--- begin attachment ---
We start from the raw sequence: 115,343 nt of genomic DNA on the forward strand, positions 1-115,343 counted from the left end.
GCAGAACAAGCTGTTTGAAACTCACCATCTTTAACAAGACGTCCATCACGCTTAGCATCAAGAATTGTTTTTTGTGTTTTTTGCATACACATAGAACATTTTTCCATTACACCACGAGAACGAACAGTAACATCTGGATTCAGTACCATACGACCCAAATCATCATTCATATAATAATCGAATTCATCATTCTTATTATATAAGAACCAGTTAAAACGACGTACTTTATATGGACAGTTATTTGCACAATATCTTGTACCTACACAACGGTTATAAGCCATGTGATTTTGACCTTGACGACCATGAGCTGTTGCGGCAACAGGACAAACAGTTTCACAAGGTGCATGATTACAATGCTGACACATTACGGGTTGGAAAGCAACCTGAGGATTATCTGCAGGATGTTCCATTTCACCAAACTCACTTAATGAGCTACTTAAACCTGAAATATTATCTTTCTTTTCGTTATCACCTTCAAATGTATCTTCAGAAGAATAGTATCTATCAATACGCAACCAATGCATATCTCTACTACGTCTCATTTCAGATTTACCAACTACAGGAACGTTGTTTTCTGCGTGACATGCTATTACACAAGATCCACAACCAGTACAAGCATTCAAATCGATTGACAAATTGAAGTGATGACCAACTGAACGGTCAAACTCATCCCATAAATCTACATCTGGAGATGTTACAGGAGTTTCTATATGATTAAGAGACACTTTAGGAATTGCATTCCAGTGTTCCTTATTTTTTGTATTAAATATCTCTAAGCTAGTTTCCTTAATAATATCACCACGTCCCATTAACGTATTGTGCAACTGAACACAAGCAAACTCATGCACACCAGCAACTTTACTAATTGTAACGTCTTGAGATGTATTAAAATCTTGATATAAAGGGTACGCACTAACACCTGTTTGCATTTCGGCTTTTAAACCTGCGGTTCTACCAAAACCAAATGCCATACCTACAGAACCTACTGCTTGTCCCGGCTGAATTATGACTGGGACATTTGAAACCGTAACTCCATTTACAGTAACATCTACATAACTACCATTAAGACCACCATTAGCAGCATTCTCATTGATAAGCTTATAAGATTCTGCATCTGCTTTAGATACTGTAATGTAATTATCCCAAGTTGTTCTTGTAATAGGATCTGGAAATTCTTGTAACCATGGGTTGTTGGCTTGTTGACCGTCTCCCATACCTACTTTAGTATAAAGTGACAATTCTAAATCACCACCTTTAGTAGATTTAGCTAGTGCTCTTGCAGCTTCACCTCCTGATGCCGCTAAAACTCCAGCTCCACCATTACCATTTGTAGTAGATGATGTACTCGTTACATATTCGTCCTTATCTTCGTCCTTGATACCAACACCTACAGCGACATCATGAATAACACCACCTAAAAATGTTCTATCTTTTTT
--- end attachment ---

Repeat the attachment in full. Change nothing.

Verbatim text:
We start from the raw sequence: 115,343 nt of genomic DNA on the forward strand, positions 1-115,343 counted from the left end.
GCAGAACAAGCTGTTTGAAACTCACCATCTTTAACAAGACGTCCATCACGCTTAGCATCAAGAATTGTTTTTTGTGTTTTTTGCATACACATAGAACATTTTTCCATTACACCACGAGAACGAACAGTAACATCTGGATTCAGTACCATACGACCCAAATCATCATTCATATAATAATCGAATTCATCATTCTTATTATATAAGAACCAGTTAAAACGACGTACTTTATATGGACAGTTATTTGCACAATATCTTGTACCTACACAACGGTTATAAGCCATGTGATTTTGACCTTGACGACCATGAGCTGTTGCGGCAACAGGACAAACAGTTTCACAAGGTGCATGATTACAATGCTGACACATTACGGGTTGGAAAGCAACCTGAGGATTATCTGCAGGATGTTCCATTTCACCAAACTCACTTAATGAGCTACTTAAACCTGAAATATTATCTTTCTTTTCGTTATCACCTTCAAATGTATCTTCAGAAGAATAGTATCTATCAATACGCAACCAATGCATATCTCTACTACGTCTCATTTCAGATTTACCAACTACAGGAACGTTGTTTTCTGCGTGACATGCTATTACACAAGATCCACAACCAGTACAAGCATTCAAATCGATTGACAAATTGAAGTGATGACCAACTGAACGGTCAAACTCATCCCATAAATCTACATCTGGAGATGTTACAGGAGTTTCTATATGATTAAGAGACACTTTAGGAATTGCATTCCAGTGTTCCTTATTTTTTGTATTAAATATCTCTAAGCTAGTTTCCTTAATAATATCACCACGTCCCATTAACGTATTGTGCAACTGAACACAAGCAAACTCATGCACACCAGCAACTTTACTAATTGTAACGTCTTGAGATGTATTAAAATCTTGATATAAAGGGTACGCACTAACACCTGTTTGCATTTCGGCTTTTAAACCTGCGGTTCTACCAAAACCAAATGCCATACCTACAGAACCTACTGCTTGTCCCGGCTGAATTATGACTGGGACATTTGAAACCGTAACTCCATTTACAGTAACATCTACATAACTACCATTAAGACCACCATTAGCAGCATTCTCATTGATAAGCTTATAAGATTCTGCATCTGCTTTAGATACTGTAATGTAATTATCCCAAGTTGTTCTTGTAATAGGATCTGGAAATTCTTGTAACCATGGGTTGTTGGCTTGTTGACCGTCTCCCATACCTACTTTAGTATAAAGTGACAATTCTAAATCACCACCTTTAGTAGATTTAGCTAGTGCTCTTGCAGCTTCACCTCCTGATGCCGCTAAAACTCCAGCTCCACCATTACCATTTGTAGTAGATGATGTACTCGTTACATATTCGTCCTTATCTTCGTCCTTGATACCAACACCTACAGCGACATCATGAATAACACCACCTAAAAATGTTCTATCTTTTTT